National Dirt
Wednesday, 25 August 2021


Robin Miller is all smiles prior to the start of the 1980 Hut 100 where he qualified 5th out of a field of 72 cars. Robin Miller is all smiles prior to the start of the 1980 Hut 100 where he qualified 5th out of a field of 72 cars. Gene Crucean Photo


By: Richie Murray – USAC Media

Speedway, Indiana (August 25, 2021)………Robin Miller, sports writer, journalist, reporter and even a regular as a driver on the USAC National Midget tour during the 1970s-80s, passed away on August 25, 2021 to cancer.  He was 71 years old.

Miller had spent more than half a century on the inside of the sport of auto racing, first as a “stooge” on the crew for Jim Hurtubise at the Indianapolis 500.  By 1969, he was covering the USAC and IndyCar beat, as well as a variety of other sports, for the Indianapolis Star newspaper, a position which he held through 1999.

In 1971, he worked on the pit crew for Bill Finley’s team at the Indianapolis 500.  Shortly thereafter, Miller purchased a Formula Ford from Andy Granatelli and kickstarted a driving career which ultimately led him to the USAC National Midget division in 1975 after acquiring a car from driver Merle Bettenhausen.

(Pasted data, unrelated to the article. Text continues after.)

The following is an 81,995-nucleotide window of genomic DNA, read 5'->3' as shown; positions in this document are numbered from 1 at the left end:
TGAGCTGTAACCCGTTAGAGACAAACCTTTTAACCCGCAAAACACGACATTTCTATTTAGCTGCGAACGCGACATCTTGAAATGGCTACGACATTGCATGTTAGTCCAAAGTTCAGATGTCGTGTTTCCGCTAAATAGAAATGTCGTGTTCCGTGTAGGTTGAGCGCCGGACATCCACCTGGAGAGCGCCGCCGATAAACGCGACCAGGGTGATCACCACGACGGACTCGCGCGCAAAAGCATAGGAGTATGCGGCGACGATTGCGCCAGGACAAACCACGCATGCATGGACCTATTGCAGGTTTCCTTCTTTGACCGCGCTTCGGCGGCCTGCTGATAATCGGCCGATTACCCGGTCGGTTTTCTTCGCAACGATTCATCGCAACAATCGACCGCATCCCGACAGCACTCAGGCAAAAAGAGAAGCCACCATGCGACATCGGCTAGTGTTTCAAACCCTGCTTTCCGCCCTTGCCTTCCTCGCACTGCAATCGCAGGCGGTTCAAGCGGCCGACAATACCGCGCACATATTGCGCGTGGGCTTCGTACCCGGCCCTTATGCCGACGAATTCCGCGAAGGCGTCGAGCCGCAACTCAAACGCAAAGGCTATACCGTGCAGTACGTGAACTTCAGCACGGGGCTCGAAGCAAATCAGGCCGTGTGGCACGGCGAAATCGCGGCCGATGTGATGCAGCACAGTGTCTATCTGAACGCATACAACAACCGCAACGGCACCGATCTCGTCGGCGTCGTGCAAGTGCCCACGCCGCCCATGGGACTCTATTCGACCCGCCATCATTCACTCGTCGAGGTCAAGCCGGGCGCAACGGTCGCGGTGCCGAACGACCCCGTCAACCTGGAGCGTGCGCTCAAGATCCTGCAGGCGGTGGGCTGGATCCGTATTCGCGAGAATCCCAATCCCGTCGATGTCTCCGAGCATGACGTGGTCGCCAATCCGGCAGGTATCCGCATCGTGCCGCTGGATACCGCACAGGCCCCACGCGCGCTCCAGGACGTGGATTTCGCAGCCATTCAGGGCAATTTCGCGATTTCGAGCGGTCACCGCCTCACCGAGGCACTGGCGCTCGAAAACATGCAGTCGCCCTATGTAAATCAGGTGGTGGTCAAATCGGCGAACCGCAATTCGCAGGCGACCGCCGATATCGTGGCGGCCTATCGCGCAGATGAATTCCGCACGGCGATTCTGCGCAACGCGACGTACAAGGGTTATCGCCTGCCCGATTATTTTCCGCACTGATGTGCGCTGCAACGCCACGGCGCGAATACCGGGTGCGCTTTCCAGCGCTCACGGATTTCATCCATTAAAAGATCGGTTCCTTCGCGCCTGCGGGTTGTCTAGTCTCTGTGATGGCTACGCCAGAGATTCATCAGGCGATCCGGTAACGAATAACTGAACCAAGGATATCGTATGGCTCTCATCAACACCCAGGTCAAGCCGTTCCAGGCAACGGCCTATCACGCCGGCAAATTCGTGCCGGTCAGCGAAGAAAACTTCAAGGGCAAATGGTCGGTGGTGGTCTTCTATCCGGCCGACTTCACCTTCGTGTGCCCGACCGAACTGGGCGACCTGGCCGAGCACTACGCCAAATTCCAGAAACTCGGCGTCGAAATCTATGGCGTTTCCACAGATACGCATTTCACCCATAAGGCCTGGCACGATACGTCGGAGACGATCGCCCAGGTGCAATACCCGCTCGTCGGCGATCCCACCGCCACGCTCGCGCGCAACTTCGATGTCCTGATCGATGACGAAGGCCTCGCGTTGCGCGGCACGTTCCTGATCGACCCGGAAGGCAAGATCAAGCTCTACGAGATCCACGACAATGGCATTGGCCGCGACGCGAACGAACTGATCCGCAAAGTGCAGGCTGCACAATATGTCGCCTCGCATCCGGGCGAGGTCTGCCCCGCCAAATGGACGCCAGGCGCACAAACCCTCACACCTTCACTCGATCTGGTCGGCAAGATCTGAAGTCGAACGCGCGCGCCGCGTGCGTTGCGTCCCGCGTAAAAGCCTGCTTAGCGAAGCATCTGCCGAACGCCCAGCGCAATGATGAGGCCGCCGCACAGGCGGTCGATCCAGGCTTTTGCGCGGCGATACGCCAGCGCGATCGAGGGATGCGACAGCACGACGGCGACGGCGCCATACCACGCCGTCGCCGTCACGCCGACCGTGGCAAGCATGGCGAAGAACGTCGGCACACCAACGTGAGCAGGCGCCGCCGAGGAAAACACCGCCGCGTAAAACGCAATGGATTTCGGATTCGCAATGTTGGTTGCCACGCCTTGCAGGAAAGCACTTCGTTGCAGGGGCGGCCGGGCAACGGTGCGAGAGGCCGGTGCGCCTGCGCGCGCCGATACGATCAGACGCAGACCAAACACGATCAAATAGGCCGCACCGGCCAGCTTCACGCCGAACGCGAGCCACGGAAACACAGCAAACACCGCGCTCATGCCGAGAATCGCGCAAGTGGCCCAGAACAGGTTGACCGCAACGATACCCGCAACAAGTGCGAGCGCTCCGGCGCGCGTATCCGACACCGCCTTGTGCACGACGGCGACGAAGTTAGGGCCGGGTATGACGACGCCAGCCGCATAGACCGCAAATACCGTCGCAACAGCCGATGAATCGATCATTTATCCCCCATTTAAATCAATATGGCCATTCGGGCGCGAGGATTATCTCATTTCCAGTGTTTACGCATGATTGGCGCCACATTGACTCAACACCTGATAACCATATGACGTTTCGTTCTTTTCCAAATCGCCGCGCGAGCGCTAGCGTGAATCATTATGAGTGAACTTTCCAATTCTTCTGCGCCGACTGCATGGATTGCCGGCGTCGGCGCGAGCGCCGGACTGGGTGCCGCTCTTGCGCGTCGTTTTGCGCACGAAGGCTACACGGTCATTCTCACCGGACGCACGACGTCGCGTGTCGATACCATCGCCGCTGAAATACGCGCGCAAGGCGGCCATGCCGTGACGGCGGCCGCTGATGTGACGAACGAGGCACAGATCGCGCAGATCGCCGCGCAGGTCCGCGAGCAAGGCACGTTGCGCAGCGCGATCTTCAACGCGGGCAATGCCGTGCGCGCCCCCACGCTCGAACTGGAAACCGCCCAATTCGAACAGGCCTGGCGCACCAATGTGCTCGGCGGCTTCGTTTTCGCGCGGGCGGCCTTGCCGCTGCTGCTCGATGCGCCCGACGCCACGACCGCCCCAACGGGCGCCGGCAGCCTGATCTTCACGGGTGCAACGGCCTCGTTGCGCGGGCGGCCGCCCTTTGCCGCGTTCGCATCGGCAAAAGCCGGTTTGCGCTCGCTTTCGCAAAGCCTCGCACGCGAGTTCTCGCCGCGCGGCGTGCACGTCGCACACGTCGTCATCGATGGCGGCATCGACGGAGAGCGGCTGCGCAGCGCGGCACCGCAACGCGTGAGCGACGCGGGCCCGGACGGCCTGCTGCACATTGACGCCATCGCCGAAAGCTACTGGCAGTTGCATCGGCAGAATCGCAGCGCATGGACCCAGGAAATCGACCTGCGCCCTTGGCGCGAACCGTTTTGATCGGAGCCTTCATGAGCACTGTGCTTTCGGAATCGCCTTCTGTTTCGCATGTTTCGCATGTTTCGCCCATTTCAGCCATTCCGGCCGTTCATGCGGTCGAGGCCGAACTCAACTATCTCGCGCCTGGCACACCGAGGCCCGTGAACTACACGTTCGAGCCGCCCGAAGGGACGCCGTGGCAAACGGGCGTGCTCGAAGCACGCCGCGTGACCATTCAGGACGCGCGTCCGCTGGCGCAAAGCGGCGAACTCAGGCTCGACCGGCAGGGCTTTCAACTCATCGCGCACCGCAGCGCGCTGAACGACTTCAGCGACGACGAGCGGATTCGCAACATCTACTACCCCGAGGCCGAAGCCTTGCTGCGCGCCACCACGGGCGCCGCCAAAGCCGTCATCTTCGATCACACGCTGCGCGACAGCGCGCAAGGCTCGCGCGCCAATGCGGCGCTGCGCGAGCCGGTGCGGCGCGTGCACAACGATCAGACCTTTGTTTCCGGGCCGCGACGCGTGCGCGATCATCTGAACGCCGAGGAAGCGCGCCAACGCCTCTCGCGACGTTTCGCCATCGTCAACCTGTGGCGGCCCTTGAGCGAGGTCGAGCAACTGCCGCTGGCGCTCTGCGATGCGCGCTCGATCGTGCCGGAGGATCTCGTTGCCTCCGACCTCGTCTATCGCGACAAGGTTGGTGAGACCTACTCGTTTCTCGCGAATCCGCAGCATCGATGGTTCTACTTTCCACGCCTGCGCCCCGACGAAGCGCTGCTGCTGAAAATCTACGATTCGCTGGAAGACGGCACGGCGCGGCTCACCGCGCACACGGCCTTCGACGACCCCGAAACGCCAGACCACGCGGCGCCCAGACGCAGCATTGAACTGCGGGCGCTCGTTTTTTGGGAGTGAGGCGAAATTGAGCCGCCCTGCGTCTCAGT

Miller made his first career USAC National Midget feature start on June 7, 1975, at the Champaign-Urbana Fairgrounds in Champaign, Illinois, finishing 12th.  His two best USAC National Midget feature results came indoors, finishing 8th at the Salt Palace in Salt Lake City, Utah on Aug. 28, 1976, and 8th again at the Scope Arena in Norfolk, Virginia on January 8, 1977.

However, it was a single-car qualifying run that Miller was most proud of.  At the 1980 Hut 100 at the Terre Haute (Ind.) Action Track, Miller qualified 5th in a field of 72 midgets, which put him in the middle of row two for the three-wide start.  To his inside was Stan Fox and to his outside was Steve Chassey.

Miller ultimately made 39 career USAC National Midget feature starts between 1975 and 1982, his last coming in 1982 at Godfrey (Ill.) Speedway.

His journalistic career later took him to television where he was a reporter for ESPN2’s RPM2Night, a co-host on numerous occasions for Speed Channel’s Wind Tunnel, a journalist for RACER Magazine and a reporter for NBC Sports’ coverage of IndyCar racing.

Miller was recently honored by the Motorsports Hall of Fame of America in a special ceremony at the Indianapolis Motor Speedway on August 13.